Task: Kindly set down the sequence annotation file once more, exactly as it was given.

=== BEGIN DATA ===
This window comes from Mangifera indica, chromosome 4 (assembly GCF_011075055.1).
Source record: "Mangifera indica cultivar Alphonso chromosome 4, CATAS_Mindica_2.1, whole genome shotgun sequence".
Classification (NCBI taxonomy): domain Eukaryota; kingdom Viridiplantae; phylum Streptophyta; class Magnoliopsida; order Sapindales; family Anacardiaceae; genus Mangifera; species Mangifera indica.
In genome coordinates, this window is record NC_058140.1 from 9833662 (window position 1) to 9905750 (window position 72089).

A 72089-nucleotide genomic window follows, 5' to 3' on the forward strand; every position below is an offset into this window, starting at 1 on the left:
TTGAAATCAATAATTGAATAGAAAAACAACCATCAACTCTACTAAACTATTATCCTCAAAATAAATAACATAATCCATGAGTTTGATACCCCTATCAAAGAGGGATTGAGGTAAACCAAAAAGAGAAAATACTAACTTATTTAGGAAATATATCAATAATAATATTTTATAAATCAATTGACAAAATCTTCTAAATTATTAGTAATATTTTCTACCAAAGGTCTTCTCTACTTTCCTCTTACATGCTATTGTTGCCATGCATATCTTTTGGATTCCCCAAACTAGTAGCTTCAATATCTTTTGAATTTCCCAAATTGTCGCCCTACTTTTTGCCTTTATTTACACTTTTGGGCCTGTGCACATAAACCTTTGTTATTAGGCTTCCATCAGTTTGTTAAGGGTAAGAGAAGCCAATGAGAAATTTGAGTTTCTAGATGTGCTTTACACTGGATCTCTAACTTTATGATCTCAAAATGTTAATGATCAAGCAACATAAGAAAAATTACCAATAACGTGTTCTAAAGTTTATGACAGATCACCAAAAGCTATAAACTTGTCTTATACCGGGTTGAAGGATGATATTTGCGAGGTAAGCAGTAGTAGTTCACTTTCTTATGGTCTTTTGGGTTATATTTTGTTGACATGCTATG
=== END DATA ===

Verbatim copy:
This window comes from Mangifera indica, chromosome 4 (assembly GCF_011075055.1).
Source record: "Mangifera indica cultivar Alphonso chromosome 4, CATAS_Mindica_2.1, whole genome shotgun sequence".
Classification (NCBI taxonomy): domain Eukaryota; kingdom Viridiplantae; phylum Streptophyta; class Magnoliopsida; order Sapindales; family Anacardiaceae; genus Mangifera; species Mangifera indica.
In genome coordinates, this window is record NC_058140.1 from 9833662 (window position 1) to 9905750 (window position 72089).

A 72089-nucleotide genomic window follows, 5' to 3' on the forward strand; every position below is an offset into this window, starting at 1 on the left:
TTGAAATCAATAATTGAATAGAAAAACAACCATCAACTCTACTAAACTATTATCCTCAAAATAAATAACATAATCCATGAGTTTGATACCCCTATCAAAGAGGGATTGAGGTAAACCAAAAAGAGAAAATACTAACTTATTTAGGAAATATATCAATAATAATATTTTATAAATCAATTGACAAAATCTTCTAAATTATTAGTAATATTTTCTACCAAAGGTCTTCTCTACTTTCCTCTTACATGCTATTGTTGCCATGCATATCTTTTGGATTCCCCAAACTAGTAGCTTCAATATCTTTTGAATTTCCCAAATTGTCGCCCTACTTTTTGCCTTTATTTACACTTTTGGGCCTGTGCACATAAACCTTTGTTATTAGGCTTCCATCAGTTTGTTAAGGGTAAGAGAAGCCAATGAGAAATTTGAGTTTCTAGATGTGCTTTACACTGGATCTCTAACTTTATGATCTCAAAATGTTAATGATCAAGCAACATAAGAAAAATTACCAATAACGTGTTCTAAAGTTTATGACAGATCACCAAAAGCTATAAACTTGTCTTATACCGGGTTGAAGGATGATATTTGCGAGGTAAGCAGTAGTAGTTCACTTTCTTATGGTCTTTTGGGTTATATTTTGTTGACATGCTATG